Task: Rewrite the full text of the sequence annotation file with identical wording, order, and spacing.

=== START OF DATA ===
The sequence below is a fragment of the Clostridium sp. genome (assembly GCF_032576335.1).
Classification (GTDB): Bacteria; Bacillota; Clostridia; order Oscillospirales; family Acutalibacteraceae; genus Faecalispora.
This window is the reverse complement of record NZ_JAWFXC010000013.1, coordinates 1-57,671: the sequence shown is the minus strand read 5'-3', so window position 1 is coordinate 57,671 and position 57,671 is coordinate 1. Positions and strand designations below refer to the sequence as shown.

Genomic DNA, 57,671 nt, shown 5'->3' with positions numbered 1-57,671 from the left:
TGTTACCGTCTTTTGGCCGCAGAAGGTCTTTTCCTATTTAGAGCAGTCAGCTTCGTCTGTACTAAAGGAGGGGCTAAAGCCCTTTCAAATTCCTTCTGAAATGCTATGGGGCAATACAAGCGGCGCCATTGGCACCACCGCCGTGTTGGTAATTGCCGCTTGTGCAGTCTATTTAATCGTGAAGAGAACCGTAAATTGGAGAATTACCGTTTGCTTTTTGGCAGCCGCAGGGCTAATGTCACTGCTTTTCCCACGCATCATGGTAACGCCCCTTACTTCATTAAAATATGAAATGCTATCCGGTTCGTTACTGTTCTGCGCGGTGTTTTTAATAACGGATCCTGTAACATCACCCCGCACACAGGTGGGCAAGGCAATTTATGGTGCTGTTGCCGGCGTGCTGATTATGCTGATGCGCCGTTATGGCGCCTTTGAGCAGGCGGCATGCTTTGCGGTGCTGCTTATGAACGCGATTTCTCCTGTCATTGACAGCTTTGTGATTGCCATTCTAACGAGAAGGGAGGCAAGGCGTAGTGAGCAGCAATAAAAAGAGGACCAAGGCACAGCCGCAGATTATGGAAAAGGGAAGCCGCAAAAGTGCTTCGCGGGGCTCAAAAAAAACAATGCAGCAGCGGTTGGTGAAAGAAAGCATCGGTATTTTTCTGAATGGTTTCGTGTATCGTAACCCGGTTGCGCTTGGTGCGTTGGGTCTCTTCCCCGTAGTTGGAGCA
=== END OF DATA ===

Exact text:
The sequence below is a fragment of the Clostridium sp. genome (assembly GCF_032576335.1).
Classification (GTDB): Bacteria; Bacillota; Clostridia; order Oscillospirales; family Acutalibacteraceae; genus Faecalispora.
This window is the reverse complement of record NZ_JAWFXC010000013.1, coordinates 1-57,671: the sequence shown is the minus strand read 5'-3', so window position 1 is coordinate 57,671 and position 57,671 is coordinate 1. Positions and strand designations below refer to the sequence as shown.

Genomic DNA, 57,671 nt, shown 5'->3' with positions numbered 1-57,671 from the left:
TGTTACCGTCTTTTGGCCGCAGAAGGTCTTTTCCTATTTAGAGCAGTCAGCTTCGTCTGTACTAAAGGAGGGGCTAAAGCCCTTTCAAATTCCTTCTGAAATGCTATGGGGCAATACAAGCGGCGCCATTGGCACCACCGCCGTGTTGGTAATTGCCGCTTGTGCAGTCTATTTAATCGTGAAGAGAACCGTAAATTGGAGAATTACCGTTTGCTTTTTGGCAGCCGCAGGGCTAATGTCACTGCTTTTCCCACGCATCATGGTAACGCCCCTTACTTCATTAAAATATGAAATGCTATCCGGTTCGTTACTGTTCTGCGCGGTGTTTTTAATAACGGATCCTGTAACATCACCCCGCACACAGGTGGGCAAGGCAATTTATGGTGCTGTTGCCGGCGTGCTGATTATGCTGATGCGCCGTTATGGCGCCTTTGAGCAGGCGGCATGCTTTGCGGTGCTGCTTATGAACGCGATTTCTCCTGTCATTGACAGCTTTGTGATTGCCATTCTAACGAGAAGGGAGGCAAGGCGTAGTGAGCAGCAATAAAAAGAGGACCAAGGCACAGCCGCAGATTATGGAAAAGGGAAGCCGCAAAAGTGCTTCGCGGGGCTCAAAAAAAACAATGCAGCAGCGGTTGGTGAAAGAAAGCATCGGTATTTTTCTGAATGGTTTCGTGTATCGTAACCCGGTTGCGCTTGGTGCGTTGGGTCTCTTCCCCGTAGTTGGAGCA